Pistol Pete

Australian Open 2001 © Ray Giubilo

When Pete Sampras eked past Pat Rafter in four tough sets to win his 13th slam title at a rain-ravaged Wimbledon in 2000, it was difficult to overstate the enormity of the moment. The wait for Sampras to usurp Roy Emerson and claim the title of all-time slam record holder had been long and fraught. For 12 years, Sampras had dominated men’s tennis in a way that had never been seen before. 

Everything great Sampras achieved began with the delivery. From the way he bowed his head forward, readying his lethal aim, to a second delivery that was nearly as good. Behind the most devastating serve in sport, he constantly moved to the net and ravaged opponents with his running forehand. His success championed the rise of the Wilson Pro Staff, as fans rushed to buy it in the hope that some of his magic would rub off on them. Alone on the court, in some of the most pressure-filled moments an athlete can face, his blood ran cold. Tennis has the ability to drive its subjects mad, but for over a decade he made tennis look easy and his demeanor suggested that it really was. 

For much of the ‘90s, Sampras’ greatest rival was Andre Agassi, an equal in talent and by far his superior in bombast and celebrity. Together, they produced one of the great sporting spectacles, but even their battles were deceptive. 

Their games seemed to present the perfect contrast. Not the typical fire and ice, but two aggressive players tearing the opponent apart in completely different ways. Agassi owned the baseline and his return, Sampras served flawlessly and flitted to forecourt at every opportunity. They were built up as equals, but after their final match, when Sampras surprised the world to capture his 14th slam title at the 2002 US Open, Sampras left with a 20-14 lead in matches, 6-3 in slam events and with 14 slam titles to 8. Pete Sampras had no equals.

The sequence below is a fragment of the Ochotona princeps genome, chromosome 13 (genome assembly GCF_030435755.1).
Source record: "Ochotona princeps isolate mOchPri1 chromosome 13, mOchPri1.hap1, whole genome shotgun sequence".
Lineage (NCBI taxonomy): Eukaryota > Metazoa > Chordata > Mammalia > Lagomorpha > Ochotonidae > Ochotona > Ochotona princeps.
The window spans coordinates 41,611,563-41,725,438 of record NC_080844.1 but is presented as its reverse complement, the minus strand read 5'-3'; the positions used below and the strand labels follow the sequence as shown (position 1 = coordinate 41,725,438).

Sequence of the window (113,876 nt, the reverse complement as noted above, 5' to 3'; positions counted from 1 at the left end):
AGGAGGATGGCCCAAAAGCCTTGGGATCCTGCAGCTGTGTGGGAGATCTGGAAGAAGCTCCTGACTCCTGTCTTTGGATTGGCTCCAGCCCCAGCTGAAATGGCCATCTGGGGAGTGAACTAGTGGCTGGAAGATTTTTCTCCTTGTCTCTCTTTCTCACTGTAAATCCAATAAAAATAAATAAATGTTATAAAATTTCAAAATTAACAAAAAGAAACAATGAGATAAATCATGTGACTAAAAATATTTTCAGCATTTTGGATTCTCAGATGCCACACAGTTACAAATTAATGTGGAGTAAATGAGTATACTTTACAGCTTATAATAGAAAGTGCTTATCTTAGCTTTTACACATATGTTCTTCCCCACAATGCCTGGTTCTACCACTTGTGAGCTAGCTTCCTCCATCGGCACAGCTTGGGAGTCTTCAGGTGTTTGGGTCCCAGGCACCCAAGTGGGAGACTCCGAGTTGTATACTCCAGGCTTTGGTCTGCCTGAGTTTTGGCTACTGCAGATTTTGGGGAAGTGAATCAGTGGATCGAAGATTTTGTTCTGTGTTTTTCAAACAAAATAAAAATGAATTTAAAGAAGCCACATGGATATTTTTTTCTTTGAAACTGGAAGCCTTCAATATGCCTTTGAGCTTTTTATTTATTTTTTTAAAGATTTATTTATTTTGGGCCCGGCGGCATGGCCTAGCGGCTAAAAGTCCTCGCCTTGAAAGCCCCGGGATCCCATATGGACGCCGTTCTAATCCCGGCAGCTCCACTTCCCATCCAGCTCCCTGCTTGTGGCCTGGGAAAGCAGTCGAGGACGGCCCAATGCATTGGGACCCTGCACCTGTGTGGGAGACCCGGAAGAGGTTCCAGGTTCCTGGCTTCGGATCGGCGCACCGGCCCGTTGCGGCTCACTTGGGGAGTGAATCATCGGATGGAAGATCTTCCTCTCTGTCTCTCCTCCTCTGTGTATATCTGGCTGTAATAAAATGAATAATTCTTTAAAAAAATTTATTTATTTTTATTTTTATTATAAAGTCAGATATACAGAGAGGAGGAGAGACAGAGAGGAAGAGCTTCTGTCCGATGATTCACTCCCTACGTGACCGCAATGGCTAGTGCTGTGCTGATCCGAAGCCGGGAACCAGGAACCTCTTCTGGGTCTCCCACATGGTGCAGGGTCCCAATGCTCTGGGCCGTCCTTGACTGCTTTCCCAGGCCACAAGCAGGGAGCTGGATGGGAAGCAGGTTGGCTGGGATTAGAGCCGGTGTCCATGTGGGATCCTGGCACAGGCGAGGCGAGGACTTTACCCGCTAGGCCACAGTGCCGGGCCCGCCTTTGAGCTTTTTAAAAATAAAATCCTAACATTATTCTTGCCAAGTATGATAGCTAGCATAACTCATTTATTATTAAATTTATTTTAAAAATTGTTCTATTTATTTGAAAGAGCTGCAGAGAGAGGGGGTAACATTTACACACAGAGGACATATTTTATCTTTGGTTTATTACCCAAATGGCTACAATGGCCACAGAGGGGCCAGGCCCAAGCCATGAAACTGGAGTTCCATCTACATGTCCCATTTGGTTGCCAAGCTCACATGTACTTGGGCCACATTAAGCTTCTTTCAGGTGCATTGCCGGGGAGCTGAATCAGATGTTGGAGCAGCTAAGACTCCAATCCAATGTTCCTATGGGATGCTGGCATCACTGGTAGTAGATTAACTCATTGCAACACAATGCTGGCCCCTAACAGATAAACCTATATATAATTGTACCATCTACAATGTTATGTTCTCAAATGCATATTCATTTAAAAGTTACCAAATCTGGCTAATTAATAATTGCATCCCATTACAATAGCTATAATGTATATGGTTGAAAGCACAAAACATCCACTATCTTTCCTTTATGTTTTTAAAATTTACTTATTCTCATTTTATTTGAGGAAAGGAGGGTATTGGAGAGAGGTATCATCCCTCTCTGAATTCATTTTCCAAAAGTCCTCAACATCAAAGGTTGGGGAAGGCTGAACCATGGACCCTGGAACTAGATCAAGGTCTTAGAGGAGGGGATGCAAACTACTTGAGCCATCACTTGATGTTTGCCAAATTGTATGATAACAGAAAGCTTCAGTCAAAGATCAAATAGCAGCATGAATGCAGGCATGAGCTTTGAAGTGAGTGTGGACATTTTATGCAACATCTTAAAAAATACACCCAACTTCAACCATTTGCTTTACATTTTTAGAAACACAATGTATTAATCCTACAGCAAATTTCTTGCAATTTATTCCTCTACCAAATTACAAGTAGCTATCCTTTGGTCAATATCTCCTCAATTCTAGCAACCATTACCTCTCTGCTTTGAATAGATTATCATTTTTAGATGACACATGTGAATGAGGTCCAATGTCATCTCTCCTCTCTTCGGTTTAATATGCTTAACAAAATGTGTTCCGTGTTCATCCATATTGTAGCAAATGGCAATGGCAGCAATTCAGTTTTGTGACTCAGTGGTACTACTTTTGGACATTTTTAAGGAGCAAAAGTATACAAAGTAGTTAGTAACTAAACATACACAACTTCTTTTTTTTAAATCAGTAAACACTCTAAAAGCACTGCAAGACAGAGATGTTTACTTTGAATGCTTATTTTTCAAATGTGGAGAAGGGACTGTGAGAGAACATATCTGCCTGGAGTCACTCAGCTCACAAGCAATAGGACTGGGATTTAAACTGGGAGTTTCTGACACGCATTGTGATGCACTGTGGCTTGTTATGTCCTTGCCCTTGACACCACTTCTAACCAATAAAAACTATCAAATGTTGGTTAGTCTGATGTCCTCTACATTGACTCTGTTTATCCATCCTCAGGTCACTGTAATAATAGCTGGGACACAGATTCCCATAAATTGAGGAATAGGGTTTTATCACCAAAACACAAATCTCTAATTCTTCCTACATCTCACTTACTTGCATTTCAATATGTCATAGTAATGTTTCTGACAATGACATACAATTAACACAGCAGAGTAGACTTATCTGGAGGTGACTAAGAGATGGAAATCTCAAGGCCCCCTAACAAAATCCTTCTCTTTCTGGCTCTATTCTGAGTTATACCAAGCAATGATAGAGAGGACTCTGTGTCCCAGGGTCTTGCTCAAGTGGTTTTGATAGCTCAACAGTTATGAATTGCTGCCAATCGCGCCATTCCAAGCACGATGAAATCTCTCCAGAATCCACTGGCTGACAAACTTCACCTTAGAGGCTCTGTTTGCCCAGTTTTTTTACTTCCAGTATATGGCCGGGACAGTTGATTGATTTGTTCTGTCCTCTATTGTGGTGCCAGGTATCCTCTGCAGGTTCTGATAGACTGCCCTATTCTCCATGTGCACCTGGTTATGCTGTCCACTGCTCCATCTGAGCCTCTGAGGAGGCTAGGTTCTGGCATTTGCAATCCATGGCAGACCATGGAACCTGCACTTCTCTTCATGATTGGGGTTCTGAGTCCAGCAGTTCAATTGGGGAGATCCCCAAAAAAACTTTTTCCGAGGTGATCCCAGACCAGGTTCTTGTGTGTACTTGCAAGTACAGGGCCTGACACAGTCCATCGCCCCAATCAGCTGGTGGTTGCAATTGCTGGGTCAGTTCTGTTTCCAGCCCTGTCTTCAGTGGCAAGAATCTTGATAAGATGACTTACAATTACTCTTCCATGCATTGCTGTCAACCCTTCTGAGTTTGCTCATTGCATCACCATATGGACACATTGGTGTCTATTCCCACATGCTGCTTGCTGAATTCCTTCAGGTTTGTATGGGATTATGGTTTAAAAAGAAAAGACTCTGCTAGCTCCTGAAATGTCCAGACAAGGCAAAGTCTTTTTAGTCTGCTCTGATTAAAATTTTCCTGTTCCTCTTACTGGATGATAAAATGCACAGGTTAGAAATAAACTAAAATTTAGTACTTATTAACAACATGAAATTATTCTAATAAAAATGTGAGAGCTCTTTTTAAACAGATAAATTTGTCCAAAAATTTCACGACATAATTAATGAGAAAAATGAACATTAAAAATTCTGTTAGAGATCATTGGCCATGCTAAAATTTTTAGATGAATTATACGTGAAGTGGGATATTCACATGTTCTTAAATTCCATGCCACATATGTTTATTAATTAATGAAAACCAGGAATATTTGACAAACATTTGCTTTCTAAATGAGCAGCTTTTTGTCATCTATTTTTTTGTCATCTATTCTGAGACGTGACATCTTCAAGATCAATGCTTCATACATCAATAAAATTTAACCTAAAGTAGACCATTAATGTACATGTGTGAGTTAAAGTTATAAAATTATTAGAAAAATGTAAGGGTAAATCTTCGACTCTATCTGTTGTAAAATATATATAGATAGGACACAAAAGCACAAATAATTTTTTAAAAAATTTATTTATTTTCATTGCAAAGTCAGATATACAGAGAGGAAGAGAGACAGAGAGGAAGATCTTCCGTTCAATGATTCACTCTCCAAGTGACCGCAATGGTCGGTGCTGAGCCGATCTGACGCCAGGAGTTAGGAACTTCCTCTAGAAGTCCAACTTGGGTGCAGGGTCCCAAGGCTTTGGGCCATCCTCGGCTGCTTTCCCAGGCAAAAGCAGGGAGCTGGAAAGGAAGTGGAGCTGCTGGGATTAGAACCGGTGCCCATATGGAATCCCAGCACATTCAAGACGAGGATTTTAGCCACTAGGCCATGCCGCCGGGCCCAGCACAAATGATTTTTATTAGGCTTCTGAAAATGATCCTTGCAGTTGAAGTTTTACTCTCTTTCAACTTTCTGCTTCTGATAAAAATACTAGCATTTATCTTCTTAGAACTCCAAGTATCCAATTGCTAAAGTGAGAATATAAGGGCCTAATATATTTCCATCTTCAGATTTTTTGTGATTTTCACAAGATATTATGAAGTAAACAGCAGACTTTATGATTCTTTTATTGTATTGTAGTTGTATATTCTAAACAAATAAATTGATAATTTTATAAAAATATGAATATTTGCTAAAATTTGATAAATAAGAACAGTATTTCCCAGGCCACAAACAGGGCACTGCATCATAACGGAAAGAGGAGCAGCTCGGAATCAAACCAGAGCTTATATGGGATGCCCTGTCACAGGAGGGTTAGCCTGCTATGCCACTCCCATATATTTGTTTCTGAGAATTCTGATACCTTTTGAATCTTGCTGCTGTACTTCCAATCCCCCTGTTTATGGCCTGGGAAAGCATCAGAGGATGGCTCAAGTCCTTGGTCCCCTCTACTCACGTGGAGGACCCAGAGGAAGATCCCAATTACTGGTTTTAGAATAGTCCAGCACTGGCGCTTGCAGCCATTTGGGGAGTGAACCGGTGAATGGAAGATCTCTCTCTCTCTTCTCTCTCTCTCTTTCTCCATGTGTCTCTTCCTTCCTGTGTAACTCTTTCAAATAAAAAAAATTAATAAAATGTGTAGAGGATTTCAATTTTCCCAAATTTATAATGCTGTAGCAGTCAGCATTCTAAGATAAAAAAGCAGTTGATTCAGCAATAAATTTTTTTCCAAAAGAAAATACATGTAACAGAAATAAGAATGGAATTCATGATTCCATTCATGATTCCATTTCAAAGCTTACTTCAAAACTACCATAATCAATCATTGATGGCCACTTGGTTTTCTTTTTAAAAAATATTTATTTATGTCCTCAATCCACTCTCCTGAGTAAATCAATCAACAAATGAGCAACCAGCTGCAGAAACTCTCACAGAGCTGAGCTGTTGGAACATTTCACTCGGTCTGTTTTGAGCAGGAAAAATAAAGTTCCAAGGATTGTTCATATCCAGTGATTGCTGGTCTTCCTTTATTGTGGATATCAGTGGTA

After his victory at the 2002 US Open, as he spoke of the adversity he overcame and his refusal to listen to the press as they wrote his career obituaries, Sampras was asked about the future of his seemingly impregnable record. He shrugged. 

“Time will tell if it will be broken,” he said. “I think in the modern game, it could be difficult. It’s a lot of commitment, a lot of good playing at big times. You know, it’s hard to see one guy or three guys that I see maybe doing it. It’s possible. I mean, the next person might be eight years old hitting at a park somewhere around the world. You never know.” 

© Antoine Couvercelle

Three slams after Sampras’ final US Open triumph, Roger Federer won his first Wimbledon. Nobody could have imagined that as Sampras relaxed and enjoyed his retirement, the rare times he resurfaced in front of big crowds would be to watch in person as Federer, then Rafael Nadal, and then Novak Djokovic eclipsed his records with seeming ease.

The luster of legends always fades a little with time. Human beings forget easily. The current era of men’s tennis has accelerated that process, redefining the record books and completely altering how the sport, and what is possible within it, is seen. 

It sometimes seems like the memory of Sampras’ playing days was most affected by the rise of the big four, because they arrived so soon after his premiership ended. But it is important to never forget the Greek-Jewish American who had the audacity to play how he played and do what he did, a player so great that he was able to engineer the greatest curtain call, defeating his truest rival one last time in the final of the US Open before departing into the night and never looking back.